Rattoo Round Tower and Church Ruins, Co. Kerry
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Description

Near Ballyduff at Rattoo, a round tower reaches a height of 28m, with a base circumference of 15m. This is the only complete round tower in Kerry, and possibly dates from the late 10th or early 11th centuries. In the mid 19th century, the tower sat on a raised earth causeway in what was then a swamp. The swamp was drained and the causeway removed in the late 1800s so the fields could be cultivated. On 1 November 1920, the Black and Tans shot local man, John Houlihan, dead and burned the creamery to the ground. Canon William Ferris, the author of "The Gaelic Commonwealth" and many other works, lived here.

The drum of the tower has one window right above the doorway, which is actually on the fourth story. The angled head of the window is carved from stone. The top also has four angle-headed windows that are like bell storey. The Christian Round Tower is located behind a tall wall that surrounds the graveyard and church ruins. The window angles are similar to the actual shape of the tower. There is a total of 5 windows. The entire area including the graveyard, church ruins and tower all look characteristic of the 1600s, specifically the inscription of "1667", which is on the arched doorway of the tower.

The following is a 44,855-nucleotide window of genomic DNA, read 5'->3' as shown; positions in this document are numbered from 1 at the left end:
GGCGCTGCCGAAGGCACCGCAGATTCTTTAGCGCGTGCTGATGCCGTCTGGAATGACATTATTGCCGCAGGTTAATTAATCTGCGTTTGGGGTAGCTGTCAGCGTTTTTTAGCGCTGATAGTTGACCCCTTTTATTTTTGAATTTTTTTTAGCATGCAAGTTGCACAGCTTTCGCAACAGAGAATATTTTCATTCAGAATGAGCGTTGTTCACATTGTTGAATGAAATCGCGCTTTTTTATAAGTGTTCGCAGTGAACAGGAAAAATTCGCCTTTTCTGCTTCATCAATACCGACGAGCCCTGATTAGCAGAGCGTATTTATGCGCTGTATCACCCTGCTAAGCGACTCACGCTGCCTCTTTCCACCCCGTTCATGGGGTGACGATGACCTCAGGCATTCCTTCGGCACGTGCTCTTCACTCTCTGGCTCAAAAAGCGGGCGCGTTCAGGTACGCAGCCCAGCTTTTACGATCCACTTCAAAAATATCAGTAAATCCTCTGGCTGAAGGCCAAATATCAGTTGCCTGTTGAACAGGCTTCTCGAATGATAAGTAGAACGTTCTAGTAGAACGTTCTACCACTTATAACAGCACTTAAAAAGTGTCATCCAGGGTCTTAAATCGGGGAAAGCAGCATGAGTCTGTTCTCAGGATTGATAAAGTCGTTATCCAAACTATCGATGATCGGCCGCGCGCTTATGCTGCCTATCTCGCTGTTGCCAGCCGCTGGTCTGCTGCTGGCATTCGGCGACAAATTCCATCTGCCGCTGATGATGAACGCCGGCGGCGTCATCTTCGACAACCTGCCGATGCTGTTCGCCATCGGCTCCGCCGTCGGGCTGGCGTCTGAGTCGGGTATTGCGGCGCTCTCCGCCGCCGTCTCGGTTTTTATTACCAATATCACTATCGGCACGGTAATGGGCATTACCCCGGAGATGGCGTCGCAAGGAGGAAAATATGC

One of the best examples of Sheela-na-Gig may be found in the Round Tower at Rattoo. A replica is located in the County Museum in Tralee town. Sheela-na-Gigs are figurative carvings of naked women displaying an exaggerated vulva. They are found on churches, castles and other buildings, particularly in Ireland and Britain, sometimes together with male figures.

More about Round Towers you will find HERE.
More about Monastic Sites in Ireland you will find HERE.

Admission

Free

Well preserved tower indeed...
Rainy morning...
Before the rain...